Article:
Leading Christian doctor Peter Saunders has spoken out in the “deeply complex and difficult case” of Alfie Evans.
Dr Saunders said his heart goes out to the parents of the sick young boy, as well as to the medical staff who are caring for him.
In a heartfelt blog post, Dr Saunders said doctors must be respected if they decide not to treat patients, but that medics and judges should not stand in the way of parents seeking an alternative.
UPDATE: Alfie Evans died in the early hours of the morning of Saturday, 28 April. Our thoughts and prayers continue to be with his parents, Tom and Kate.
The case has generated “intense emotion and accusations on both sides”, he noted, rebuking some of the “particularly vicious” criticism.
And Dr Saunders recognised that he is “not privy to the full clinical details”.
But, he said, for the hospital and courts to stand in the way of Alfie’s parents trying a new option risks “appearing paternalistic and controlling”.
In his blog post, he drew out the “important ethical difference” between the active ending of life and the withdrawal of treatment.
“The former, I believe, is always wrong, whereas the latter is sometimes wrong and sometimes right depending on the clinical circumstances.”
But, he said, these decisions “must be made on grounds that the treatment is not worth giving, not that the patient is not worth treating”.
On the question of who should ultimately decide, Dr Saunders said Alfie’s parents are “doing what they believe is best for him, even if they are clinging to false hope”.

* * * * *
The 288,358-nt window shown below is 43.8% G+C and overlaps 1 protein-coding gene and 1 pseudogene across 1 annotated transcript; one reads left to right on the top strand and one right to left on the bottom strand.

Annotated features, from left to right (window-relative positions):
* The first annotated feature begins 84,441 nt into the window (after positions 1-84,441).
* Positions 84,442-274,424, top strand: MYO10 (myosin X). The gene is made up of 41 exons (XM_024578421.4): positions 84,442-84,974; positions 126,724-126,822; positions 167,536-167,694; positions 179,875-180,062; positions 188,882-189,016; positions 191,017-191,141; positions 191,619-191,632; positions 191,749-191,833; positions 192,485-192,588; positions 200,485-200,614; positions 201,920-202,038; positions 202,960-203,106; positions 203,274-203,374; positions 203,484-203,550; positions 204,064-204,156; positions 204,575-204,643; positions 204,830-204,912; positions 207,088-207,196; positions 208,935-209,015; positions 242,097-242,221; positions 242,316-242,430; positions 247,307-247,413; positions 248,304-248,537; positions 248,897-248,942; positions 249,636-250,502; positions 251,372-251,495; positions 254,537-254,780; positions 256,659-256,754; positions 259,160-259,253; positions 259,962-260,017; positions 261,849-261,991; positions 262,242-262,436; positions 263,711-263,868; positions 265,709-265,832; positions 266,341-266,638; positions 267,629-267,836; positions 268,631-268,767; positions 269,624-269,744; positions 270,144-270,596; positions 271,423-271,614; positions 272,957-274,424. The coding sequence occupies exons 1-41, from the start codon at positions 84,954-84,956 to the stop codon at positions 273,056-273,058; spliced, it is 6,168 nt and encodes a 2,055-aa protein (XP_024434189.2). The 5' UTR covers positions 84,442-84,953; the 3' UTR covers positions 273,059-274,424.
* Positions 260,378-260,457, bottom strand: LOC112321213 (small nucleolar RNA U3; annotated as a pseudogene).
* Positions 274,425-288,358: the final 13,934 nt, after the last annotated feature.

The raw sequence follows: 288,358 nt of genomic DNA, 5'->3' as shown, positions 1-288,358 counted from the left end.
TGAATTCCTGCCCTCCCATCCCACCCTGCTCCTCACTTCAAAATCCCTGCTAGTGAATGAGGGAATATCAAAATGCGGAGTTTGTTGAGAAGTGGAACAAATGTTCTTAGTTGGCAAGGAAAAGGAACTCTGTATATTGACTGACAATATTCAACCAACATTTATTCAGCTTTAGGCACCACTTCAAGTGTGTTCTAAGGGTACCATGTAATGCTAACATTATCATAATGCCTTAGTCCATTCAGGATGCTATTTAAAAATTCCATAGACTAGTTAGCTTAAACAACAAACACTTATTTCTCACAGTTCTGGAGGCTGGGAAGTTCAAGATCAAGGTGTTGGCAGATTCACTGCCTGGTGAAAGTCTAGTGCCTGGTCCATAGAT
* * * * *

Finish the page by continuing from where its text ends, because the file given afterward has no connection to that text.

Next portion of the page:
“Overriding parental responsibility should only be contemplated when a parent is harming a child deliberately or out of ignorance, or failing to care for it adequately. But none of these things apply in this case.”
He added that while it was likely Alfie will “continue his downward trajectory and die”, if his parents want to try other options, “then the hospital and the courts should not stand in their way”.
“In doing so they risk appearing paternalistic and controlling and thereby doing huge damage to their own, and our country’s, reputation.”
Dr Saunders concluded: “When a doctor or judge in good faith opts not to treat a child because he believes it is not right or appropriate to do so he (or she) should be respected in that professional judgement.
“But he should not be able to stand in the way of a second opinion being sought by the child’s equally committed parents.”